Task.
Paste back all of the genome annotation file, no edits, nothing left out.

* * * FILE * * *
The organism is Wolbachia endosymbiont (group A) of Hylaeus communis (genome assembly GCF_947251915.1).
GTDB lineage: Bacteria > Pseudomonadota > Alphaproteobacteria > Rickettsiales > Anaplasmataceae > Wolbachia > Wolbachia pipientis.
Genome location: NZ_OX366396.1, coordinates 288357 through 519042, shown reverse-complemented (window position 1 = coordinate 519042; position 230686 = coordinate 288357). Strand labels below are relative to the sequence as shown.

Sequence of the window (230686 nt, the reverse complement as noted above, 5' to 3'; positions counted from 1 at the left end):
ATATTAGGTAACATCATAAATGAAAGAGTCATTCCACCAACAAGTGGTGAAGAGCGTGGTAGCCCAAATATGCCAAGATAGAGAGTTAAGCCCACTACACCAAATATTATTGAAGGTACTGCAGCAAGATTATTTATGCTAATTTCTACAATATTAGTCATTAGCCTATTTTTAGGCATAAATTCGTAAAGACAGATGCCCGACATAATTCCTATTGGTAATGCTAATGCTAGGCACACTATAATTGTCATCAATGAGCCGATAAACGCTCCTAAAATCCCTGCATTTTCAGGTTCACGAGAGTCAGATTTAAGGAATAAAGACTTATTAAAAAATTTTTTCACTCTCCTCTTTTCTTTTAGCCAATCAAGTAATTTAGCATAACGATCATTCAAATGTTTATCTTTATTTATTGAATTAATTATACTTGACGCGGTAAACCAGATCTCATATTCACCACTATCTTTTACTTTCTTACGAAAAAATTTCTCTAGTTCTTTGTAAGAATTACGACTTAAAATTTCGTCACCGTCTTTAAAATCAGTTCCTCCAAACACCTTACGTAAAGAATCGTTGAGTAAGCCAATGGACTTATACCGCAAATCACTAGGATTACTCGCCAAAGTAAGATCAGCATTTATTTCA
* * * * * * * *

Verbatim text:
The organism is Wolbachia endosymbiont (group A) of Hylaeus communis (genome assembly GCF_947251915.1).
GTDB lineage: Bacteria > Pseudomonadota > Alphaproteobacteria > Rickettsiales > Anaplasmataceae > Wolbachia > Wolbachia pipientis.
Genome location: NZ_OX366396.1, coordinates 288357 through 519042, shown reverse-complemented (window position 1 = coordinate 519042; position 230686 = coordinate 288357). Strand labels below are relative to the sequence as shown.

Sequence of the window (230686 nt, the reverse complement as noted above, 5' to 3'; positions counted from 1 at the left end):
ATATTAGGTAACATCATAAATGAAAGAGTCATTCCACCAACAAGTGGTGAAGAGCGTGGTAGCCCAAATATGCCAAGATAGAGAGTTAAGCCCACTACACCAAATATTATTGAAGGTACTGCAGCAAGATTATTTATGCTAATTTCTACAATATTAGTCATTAGCCTATTTTTAGGCATAAATTCGTAAAGACAGATGCCCGACATAATTCCTATTGGTAATGCTAATGCTAGGCACACTATAATTGTCATCAATGAGCCGATAAACGCTCCTAAAATCCCTGCATTTTCAGGTTCACGAGAGTCAGATTTAAGGAATAAAGACTTATTAAAAAATTTTTTCACTCTCCTCTTTTCTTTTAGCCAATCAAGTAATTTAGCATAACGATCATTCAAATGTTTATCTTTATTTATTGAATTAATTATACTTGACGCGGTAAACCAGATCTCATATTCACCACTATCTTTTACTTTCTTACGAAAAAATTTCTCTAGTTCTTTGTAAGAATTACGACTTAAAATTTCGTCACCGTCTTTAAAATCAGTTCCTCCAAACACCTTACGTAAAGAATCGTTGAGTAAGCCAATGGACTTATACCGCAAATCACTAGGATTACTCGCCAAAGTAAGATCAGCATTTATTTCA